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Septic FAQ

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What is a septic system?

 

It is a type of onsite wastewater treatment system that is commonly used in rural areas without centralized sewer systems.  They use a combination of nature and technology to treat wastewater and are more beneficial for the environment.

How does a septic system work?

A typical septic system consists of a septic tank and a drain field or soil absorption field.  Septic tanks digest organic matter and separates floating matter (e.g., oils and grease) and solids from wastewater. Soil based systems discharge the liquid (Effluent) from tanks into perforated pipes buried in a leach field, chambers or special units.  An alternative septic system uses pumps or gravity to help septic tank effluent trickle through sand, organic matter, constructed wetlands, or other media to remove or neutralize pollutants like disease-causing pathogens, nitrogen, phosphorus and other contaminants.  Some alternative systems are designed to evaporate wastewater or disinfect it before it is discharges to the soil. (EPA)

How do I maintain my septic system?

There are some things you can do as a homeowner to ensure that you’re not putting unnecessary stress on your septic tank or system. Keeping your home’s plumbing and water-using appliances in good working order in the first step.  Other helpful recommendations are:

 

♦ Keep "system obstructions" out -  Trash like diapers, baby wipes, cigarettes, coffee grounds, fats, oils, grease, and feminine hygiene products should never be flushed or poured into toilet.

 

♦ Limit garbage disposal use - While some septic pros suggest that garbage disposals are a terrible idea if you have a septic tank, as long as you are careful, you can enjoy the convenience of these appliances in your kitchen sink. Following the manufacturer’s instructions for your disposal will protect it, you, and your septic system.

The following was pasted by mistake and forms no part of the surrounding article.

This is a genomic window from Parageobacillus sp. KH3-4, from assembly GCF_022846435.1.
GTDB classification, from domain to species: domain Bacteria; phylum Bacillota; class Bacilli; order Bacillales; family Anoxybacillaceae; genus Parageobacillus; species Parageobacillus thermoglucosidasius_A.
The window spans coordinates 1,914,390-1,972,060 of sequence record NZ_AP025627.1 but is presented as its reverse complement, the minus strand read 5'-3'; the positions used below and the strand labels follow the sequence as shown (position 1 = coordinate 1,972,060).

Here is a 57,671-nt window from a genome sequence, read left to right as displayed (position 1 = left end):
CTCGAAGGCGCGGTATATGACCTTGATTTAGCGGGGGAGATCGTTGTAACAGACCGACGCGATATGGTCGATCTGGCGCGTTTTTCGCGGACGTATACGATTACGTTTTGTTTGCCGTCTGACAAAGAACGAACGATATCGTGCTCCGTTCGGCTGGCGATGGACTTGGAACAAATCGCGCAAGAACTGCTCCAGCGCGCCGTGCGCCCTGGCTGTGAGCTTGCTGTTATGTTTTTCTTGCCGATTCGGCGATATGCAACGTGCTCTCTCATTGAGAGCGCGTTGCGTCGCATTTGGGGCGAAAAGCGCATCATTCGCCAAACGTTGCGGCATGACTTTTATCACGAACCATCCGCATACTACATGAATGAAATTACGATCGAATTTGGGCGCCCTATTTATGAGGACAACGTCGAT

♦ Be water smart -  Doing you best to curb excessive water use in your home will keep your septic system from being overloaded.  Ensure that you water-using appliances, like washing machines and dishwashers are energy efficient.  Also consider staggering your water use.  For example, do not shower, do laundry and run the dishwasher all at the same time.

 

♦ Protect your drain field - Never drive over your drain field or the area where your septic tank is buried underground.  Additionally, be careful about plantings in your landscaping near your septic tank and system because roots can wreak havoc.

 

♦ Don't pour chemicals down the drain - Household chemicals, gasoline, motor oil, pesticides, antifreeze, paint and high amounts of anti-bacterial soaps and detergents are all considers "treatment killer," which harm the necessary bacterial balance inside your septic tank.  Never wash paint brushes or dump paint down any drains.

How long does a septic system last?

  

Septic systems can last anywhere from 15 - 40 years.  There are a variety of factors that can lessen the life span of a septic tank such as the materials it is made of, the design, installation, maintenance of system, if damaged occurred from vehicles traffic, groundwater flooding, natural disasters, or clogging by roots. The best way to preserve the life of your septic tank is to have it regularly maintained and pumped every 3 - 5 years.

What is a leach field?

A leach (or drain) field is any method of leaking the discharge water from the septic tank into the ground. This discharge is from the final stage processing from the last outlet of the last septic tank (sometimes there is more than one tank). The most common leach field is the type where trenches are dug in the ground in a branching pattern, to allow the treated effluent water from the septic tank to be distributed and absorbed. 

 

Gravel or stone form a bed in the trenches for the perforated pipes that connect to the septic tank. This is the most common way to leach the water, but not necessarily the best way.  Pricing and the cost to the environment need to be considered.

 

Are all leach fields built the same way?

 

No. Depending on the percolation tests of the area, a determination is made on the best design for each specific location. 

Sim Sanitation, Inc.
California Contractors License No. 939122

20021 W. Valley Blvd., Suite A
Tehachapi, CA. 93561
ph: (661) 823-8442
fax: (661) 823-4174
info@simsanitation.com

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